Why The PHP versions matters to Your WordPress Website

Before we get to the why the version matters, a quick note about PHP…

Wikipedia  Describes PHP as:

“PHP: Hypertext Preprocessor (or simply PHP) is a server-side scripting language designed for Web development, but also used as a general-purpose programming language”

https://en.wikipedia.org/wiki/PHP

Basically, PHP is the programing language much of WordPress is written in, and  it’s part of many tools that make your WordPress website work. Thankfully with WordPress, you don’t have to know anything about PHP or how to write it in order to use the platform.


The only PHP thing you should ever have to deal with is the version number your site is running on. There have been a few major versions of the last few years, my hosting platform offers versions 5.4, 5.5, 5.6, 7.0, 7.1, and 7.2 to choose from.

If your host doesn’t offer a choice, then it’s definably worth contacting them, but also follow this guide from Torque Mag on how to update it safely (https://torquemag.io/2018/01/update-php-version-wordpress/)

Each version of PHP offers improved security, relatability, and most importantly performance. While security in super important, it’s not nearly as exciting as an increase in performance!

Take A Second Off Your Site Load Time!

Check out the two real world examples below to see just how much of a performance increase you can get by simply updating your PHP versions.

The first example is a stock out of the box WordPress install running on PHP  5.6 vs running on PHP 7.2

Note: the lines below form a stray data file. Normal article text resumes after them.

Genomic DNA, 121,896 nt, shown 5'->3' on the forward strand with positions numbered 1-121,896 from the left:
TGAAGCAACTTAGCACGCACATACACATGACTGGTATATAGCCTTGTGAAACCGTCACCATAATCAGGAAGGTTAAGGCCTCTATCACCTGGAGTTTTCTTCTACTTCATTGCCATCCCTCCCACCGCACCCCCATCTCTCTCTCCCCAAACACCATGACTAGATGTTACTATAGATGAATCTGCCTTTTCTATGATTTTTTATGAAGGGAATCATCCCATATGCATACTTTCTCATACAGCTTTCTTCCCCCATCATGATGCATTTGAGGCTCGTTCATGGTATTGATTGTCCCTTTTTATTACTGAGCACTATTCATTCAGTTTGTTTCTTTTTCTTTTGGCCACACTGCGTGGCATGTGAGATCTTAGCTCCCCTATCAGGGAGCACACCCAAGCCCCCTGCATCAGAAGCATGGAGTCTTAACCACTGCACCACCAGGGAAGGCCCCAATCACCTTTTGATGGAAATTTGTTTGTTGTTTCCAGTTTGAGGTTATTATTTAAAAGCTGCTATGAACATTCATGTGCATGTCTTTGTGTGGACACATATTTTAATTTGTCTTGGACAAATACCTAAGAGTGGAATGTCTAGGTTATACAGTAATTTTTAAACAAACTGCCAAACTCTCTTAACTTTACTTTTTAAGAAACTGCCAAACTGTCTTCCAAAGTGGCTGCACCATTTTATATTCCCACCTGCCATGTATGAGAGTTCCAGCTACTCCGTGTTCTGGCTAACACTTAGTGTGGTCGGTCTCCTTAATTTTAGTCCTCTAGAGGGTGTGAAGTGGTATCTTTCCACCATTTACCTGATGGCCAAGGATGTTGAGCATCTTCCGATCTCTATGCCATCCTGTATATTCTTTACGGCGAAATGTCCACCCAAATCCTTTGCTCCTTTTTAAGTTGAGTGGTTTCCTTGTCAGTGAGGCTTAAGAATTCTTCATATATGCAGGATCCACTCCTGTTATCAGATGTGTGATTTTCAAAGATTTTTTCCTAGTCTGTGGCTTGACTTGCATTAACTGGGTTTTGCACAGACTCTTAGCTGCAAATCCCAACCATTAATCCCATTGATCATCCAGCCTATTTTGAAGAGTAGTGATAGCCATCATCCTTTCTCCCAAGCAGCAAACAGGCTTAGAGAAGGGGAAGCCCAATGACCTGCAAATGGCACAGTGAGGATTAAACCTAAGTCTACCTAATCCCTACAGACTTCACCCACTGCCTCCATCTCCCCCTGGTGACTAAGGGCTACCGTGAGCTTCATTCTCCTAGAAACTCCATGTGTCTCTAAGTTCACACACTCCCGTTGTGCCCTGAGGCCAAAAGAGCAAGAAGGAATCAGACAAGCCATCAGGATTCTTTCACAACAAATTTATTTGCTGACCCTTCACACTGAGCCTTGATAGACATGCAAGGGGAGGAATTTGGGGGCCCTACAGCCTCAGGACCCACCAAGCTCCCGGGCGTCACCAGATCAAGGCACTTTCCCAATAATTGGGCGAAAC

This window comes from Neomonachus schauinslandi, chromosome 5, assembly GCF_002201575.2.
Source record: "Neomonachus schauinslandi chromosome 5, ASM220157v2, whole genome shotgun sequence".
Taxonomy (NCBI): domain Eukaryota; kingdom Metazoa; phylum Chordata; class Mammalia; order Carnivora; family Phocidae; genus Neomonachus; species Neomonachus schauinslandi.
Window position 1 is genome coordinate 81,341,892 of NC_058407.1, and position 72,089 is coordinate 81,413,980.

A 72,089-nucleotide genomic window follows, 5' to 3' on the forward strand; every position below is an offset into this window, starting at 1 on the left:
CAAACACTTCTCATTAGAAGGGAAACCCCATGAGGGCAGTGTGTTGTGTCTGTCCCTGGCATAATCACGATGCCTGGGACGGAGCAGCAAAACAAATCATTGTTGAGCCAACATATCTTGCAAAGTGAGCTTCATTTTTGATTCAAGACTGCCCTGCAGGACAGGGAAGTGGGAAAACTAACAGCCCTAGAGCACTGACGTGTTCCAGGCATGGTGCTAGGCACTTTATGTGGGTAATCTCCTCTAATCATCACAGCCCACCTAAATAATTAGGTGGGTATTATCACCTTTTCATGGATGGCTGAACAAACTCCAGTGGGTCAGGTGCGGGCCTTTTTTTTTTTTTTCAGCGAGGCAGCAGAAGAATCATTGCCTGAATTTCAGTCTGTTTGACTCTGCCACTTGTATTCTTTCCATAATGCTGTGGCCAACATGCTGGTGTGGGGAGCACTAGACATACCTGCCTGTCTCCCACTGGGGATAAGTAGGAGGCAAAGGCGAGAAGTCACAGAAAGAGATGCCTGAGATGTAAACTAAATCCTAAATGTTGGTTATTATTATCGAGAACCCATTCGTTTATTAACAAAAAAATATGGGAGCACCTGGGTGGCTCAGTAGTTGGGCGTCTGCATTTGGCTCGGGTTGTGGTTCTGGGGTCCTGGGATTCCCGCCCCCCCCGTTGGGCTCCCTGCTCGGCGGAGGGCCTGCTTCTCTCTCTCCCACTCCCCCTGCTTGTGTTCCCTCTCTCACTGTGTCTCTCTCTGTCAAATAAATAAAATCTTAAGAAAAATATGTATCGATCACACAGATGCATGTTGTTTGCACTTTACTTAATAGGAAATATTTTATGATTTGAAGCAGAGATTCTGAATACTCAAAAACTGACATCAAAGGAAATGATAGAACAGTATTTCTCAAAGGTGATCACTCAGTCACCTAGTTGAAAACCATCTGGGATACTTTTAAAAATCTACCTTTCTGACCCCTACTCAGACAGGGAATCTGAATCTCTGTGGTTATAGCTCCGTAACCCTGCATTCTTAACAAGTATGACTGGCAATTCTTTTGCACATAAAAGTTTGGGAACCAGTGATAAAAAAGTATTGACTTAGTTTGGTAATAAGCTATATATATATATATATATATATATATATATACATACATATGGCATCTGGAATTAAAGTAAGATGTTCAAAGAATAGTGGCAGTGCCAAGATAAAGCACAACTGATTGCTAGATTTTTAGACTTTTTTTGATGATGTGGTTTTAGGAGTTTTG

As you can see, the load time went from 1.1 seconds down to .9 seconds.

This isn’t a huge difference, but still an improvement. Stock WordPress is pretty lightweight.

The real improvement shows up when you have the site with some plugins setup.

This  second example was on loading a WordPress site that was under development with the Full Beaver Builder stack and non- optimized images or anything performance optimization.

In that case, the Load time went from a painful 5.1 Seconds Down to a slightly less painful 4 Seconds, so an improvement of 1.1 seconds, which is and was noticeable for sure.

While the evidence here is slightly anecdotal, and I would hardly call running GTmetrix tests once per site a comprehensive data set, I can confidently say that being on the latest version of PHP will make your site faster (as well as more secure and reliable).

If you’re looking for some free and very easy performance gains, check out your PHP version and see if you get an easy boost.  If your host doesn’t make it easy to update your PHP version(which they really should!), WordPress has an email template you can use to ask for it https://wordpress.org/about/requirements/